Submitted by Pam Roach.
I first signed on to 2020-136 (Making the Pierce County Council the county board of health), because the measure would provide “one-man-one-vote” representation to the people of Pierce County in matters of their healthcare.
In signing onto 2020-136 as a sponsor, I had wanted to follow the one-man-one-vote spirit and legal decision of Cunningham v Metro (1991) in King County.
There are higher orders of constitutional government, however. I believe the need for an informed and involved citizenry trumps one-man-one-vote.
Without having given the citizens time to digest and to respond to 2020-136, the council disregarded the principle of “open government” which I have long fought to achieve and maintain.
I signed onto a measure which had been drafted by another councilmember. I did not ask that the ordinance be drafted, and it was done unbeknown to me prior to the chair bringing it forward two weeks ago.
I do support a more direct voter-to-elected-official model. But, without citizen input was inclined to vote no.
With Governor Inslee’s proclamation to stop local government action on a local issue, the dynamics of 2020-136 have changed. It is now a battle between local elected officials and our edict-by-the-day governor.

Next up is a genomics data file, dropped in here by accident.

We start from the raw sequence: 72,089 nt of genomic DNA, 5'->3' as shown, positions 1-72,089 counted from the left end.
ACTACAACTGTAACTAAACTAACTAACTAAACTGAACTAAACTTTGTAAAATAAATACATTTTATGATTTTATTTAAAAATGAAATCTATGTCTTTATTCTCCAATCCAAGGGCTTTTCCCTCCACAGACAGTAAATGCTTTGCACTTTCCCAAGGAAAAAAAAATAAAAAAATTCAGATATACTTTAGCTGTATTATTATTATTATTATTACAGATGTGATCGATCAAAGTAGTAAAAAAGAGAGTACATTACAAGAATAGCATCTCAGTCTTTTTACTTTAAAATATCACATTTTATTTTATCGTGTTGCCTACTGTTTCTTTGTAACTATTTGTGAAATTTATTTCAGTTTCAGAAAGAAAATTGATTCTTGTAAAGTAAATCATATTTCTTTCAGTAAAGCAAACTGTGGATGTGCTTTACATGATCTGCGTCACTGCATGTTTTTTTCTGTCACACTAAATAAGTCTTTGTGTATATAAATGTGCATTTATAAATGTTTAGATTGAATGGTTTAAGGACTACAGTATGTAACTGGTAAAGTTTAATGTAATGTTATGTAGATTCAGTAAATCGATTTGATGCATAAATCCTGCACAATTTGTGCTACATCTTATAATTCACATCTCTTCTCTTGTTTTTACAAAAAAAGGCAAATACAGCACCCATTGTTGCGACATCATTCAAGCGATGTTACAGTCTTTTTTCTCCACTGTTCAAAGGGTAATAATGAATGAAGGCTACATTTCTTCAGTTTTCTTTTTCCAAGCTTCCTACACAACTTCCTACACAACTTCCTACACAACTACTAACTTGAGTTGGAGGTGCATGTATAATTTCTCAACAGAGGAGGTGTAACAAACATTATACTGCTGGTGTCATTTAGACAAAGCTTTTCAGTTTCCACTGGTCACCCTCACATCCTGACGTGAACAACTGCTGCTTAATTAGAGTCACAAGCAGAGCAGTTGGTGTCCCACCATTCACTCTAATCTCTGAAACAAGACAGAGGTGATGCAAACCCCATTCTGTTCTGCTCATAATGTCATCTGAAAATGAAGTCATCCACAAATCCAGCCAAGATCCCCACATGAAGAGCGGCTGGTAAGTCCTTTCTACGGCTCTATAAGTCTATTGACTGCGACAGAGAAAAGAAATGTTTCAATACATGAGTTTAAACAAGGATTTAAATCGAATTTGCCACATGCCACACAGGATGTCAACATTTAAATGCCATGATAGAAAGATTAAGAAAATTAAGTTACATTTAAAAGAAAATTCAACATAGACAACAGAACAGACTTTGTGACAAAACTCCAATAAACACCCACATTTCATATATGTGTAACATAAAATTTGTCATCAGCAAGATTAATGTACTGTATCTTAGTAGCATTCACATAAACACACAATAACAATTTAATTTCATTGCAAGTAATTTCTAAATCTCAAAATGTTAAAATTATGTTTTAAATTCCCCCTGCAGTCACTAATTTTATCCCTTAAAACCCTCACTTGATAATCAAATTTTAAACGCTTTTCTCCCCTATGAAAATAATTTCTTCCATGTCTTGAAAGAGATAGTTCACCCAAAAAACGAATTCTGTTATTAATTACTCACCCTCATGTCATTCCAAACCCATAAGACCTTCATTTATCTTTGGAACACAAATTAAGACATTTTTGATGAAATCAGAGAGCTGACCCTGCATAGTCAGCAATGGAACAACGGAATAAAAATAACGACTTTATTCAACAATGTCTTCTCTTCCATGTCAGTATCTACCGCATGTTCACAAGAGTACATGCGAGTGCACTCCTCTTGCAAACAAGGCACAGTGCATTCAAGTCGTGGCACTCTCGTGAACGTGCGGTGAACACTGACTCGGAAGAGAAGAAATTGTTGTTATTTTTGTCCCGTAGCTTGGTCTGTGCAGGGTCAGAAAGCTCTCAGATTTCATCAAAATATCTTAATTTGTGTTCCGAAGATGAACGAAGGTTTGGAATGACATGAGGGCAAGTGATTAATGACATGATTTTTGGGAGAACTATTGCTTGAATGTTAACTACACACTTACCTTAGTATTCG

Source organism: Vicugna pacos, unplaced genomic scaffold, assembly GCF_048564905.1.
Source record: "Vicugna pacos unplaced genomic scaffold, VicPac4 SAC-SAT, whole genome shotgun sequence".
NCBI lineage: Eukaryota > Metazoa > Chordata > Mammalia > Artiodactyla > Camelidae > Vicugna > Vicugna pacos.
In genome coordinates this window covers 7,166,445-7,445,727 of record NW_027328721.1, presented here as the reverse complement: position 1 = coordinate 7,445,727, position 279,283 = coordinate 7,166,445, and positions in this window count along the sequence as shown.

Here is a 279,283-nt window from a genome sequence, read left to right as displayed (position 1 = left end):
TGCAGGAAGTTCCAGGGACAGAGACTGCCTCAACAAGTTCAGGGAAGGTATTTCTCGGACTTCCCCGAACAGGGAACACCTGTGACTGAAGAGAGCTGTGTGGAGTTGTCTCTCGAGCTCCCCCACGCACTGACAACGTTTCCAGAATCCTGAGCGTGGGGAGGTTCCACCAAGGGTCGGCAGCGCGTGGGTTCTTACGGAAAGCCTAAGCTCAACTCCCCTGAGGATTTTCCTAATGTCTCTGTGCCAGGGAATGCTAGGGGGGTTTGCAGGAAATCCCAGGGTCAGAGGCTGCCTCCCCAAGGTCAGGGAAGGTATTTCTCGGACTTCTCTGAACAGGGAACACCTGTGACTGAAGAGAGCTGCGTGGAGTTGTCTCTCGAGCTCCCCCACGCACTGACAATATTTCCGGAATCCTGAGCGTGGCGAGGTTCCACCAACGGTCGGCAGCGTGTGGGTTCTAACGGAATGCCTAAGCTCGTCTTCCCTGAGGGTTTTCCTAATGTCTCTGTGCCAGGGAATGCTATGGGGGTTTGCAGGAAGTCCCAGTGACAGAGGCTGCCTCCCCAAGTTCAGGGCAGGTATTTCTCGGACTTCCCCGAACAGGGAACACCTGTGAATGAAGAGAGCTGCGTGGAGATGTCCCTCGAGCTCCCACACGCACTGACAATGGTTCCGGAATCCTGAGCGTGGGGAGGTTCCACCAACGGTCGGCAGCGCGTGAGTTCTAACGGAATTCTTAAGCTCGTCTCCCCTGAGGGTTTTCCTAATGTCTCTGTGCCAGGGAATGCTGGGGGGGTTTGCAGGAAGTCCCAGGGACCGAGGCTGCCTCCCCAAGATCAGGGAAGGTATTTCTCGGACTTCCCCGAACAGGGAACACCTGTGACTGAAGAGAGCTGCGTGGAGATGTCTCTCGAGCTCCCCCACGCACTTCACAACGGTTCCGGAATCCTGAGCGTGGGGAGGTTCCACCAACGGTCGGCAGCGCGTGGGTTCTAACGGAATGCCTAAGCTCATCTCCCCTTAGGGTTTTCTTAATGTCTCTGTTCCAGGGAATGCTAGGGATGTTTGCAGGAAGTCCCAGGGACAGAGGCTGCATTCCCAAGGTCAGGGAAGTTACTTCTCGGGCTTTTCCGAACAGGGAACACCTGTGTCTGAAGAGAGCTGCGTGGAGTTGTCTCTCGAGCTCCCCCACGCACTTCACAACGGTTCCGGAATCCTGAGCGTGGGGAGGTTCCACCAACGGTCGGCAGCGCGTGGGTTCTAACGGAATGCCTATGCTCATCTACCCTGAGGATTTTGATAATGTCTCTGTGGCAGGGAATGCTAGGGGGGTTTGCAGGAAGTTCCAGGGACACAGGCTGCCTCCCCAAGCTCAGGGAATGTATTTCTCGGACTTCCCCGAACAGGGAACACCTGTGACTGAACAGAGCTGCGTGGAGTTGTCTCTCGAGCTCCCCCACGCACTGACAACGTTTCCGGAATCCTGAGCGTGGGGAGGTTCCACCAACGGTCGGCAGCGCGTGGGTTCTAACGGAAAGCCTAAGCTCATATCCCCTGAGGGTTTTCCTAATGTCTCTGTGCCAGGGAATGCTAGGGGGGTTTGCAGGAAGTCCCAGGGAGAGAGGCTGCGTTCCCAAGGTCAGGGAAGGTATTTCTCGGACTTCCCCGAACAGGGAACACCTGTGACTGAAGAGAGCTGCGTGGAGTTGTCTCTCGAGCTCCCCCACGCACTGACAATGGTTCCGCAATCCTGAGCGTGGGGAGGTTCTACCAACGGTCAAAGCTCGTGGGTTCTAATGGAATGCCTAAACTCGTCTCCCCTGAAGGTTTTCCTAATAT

Inslee is using his political power to interject himself, under the cover of COVID, onto the Pierce County Council. His priority is to protect the downtown Tacoma liberal establishment which has let us down in fighting COVID.
Therefore, if the executive of Pierce County, Bruce Dammeier, stands with the council majority and openly defies the governor’s unwarranted proclamation, I will vote yes on 2020-136 in opposition to the governor’s interference.
We must not tolerate usurpation of our rights as elected officials. But, the executive must lead on this Pierce County issue. If he wants his ordinance, he must fight for it.
I guess no one should have assumed I would retire silently. Least of all myself!
(There had existed pre-1991, a Metro Council. The 28th member, federated board configuration, had left Valerie Cunningham a resident of rural Cumberland without direct representation over healthcare and transportation.
A judge ruled in favor of Cunningham and the metro council was disbanded. Authority over both healthcare and transportation were given to the King County Council.)
The views expressed in this article are the writer’s own.